Budget and state finance in 3rd world countries

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Budget and state finance

The issue of finance has been the Achilles heel of third world countries irrespective of the natural resources they may have in their coffers.

3rd world countries as they are called are the countries that stayed neutral during the cold war as they did not take part in the war and neither joined forces with any of both warring parties.

Although the term 3rd world country is no longer used often as it use to be, it still remains the name tag given to them to identify them as countries that neither joined NATO forces nor signed agreements with the communist bloc either. They are now referred to as developing nations which many think sounds more acceptable. Most of these countries can be found in Africa but we also have a few of them in continents like Asia with very low or little signs of development yet they have been in existence for more than two decades.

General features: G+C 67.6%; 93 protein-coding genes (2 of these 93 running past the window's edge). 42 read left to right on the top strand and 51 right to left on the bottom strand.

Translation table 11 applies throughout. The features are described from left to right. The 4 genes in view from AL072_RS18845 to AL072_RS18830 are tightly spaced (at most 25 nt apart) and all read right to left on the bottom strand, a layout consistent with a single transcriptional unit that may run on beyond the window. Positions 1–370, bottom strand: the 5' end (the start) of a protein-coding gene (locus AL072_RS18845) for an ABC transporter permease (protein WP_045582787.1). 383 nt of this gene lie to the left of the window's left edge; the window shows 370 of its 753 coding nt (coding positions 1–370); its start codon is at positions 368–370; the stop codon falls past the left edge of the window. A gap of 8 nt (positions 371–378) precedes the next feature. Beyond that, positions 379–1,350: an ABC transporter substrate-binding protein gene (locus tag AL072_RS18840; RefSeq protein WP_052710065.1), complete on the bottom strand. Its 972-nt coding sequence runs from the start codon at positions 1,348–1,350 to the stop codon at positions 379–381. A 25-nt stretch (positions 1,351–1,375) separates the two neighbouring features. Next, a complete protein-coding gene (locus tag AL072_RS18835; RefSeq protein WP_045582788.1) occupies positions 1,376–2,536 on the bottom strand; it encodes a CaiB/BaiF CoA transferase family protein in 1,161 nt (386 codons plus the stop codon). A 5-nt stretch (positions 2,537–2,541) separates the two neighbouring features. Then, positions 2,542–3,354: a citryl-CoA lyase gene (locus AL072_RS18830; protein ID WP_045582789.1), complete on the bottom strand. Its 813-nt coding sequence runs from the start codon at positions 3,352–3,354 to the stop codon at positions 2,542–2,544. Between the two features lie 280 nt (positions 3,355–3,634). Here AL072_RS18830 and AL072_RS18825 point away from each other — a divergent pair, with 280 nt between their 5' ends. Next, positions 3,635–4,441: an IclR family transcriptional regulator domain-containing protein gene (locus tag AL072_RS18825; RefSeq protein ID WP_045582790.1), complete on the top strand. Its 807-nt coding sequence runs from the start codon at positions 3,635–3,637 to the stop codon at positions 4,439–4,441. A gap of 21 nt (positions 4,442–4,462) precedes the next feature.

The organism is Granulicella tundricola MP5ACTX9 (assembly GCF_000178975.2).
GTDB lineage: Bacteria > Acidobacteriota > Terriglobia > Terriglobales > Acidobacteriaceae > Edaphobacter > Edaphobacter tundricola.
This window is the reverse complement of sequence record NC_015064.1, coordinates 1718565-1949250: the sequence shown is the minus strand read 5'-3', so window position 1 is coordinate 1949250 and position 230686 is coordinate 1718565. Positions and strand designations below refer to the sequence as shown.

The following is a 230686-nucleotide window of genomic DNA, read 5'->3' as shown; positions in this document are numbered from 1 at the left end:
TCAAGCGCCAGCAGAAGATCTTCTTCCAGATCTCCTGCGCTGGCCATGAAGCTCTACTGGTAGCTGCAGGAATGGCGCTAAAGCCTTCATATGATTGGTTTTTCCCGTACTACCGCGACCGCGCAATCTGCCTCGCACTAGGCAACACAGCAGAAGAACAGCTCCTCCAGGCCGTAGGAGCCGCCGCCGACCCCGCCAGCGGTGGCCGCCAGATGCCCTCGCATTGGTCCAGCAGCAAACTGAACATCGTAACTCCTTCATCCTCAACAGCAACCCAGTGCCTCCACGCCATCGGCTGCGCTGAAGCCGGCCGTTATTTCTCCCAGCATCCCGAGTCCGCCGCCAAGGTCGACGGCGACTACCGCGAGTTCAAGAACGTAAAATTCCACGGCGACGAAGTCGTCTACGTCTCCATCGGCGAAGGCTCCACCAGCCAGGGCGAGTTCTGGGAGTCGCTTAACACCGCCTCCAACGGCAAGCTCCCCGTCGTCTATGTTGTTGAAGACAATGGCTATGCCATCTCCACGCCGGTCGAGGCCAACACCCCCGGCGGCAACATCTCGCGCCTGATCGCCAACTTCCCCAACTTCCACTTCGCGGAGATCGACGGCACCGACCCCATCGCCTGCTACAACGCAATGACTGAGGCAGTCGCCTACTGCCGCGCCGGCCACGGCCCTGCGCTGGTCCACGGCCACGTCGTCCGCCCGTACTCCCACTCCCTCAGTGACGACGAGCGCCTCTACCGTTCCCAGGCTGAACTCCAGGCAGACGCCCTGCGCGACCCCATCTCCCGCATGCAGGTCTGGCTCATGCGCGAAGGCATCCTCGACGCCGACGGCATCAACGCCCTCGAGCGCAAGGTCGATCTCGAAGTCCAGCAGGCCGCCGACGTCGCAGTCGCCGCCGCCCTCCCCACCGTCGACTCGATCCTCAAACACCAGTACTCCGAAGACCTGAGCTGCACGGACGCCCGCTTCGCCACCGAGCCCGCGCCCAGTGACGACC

Examples of third world countries include:

Somalia
Yemen
Niger
Guinea
Dr Congo
Eritrea
Gambia
Burundi
Ethiopia
Lesotho
Uganda
Benin

The list is quite long and about over a 100 countries make up the third world countries.

In recent times, these countries have been touted as next to develop after Europe due to their natural resources and blooming workforce and prospects but more than five decades down the line, third world countries still remain at the bottom of the food chain looking up to grants and gifts to run their nation.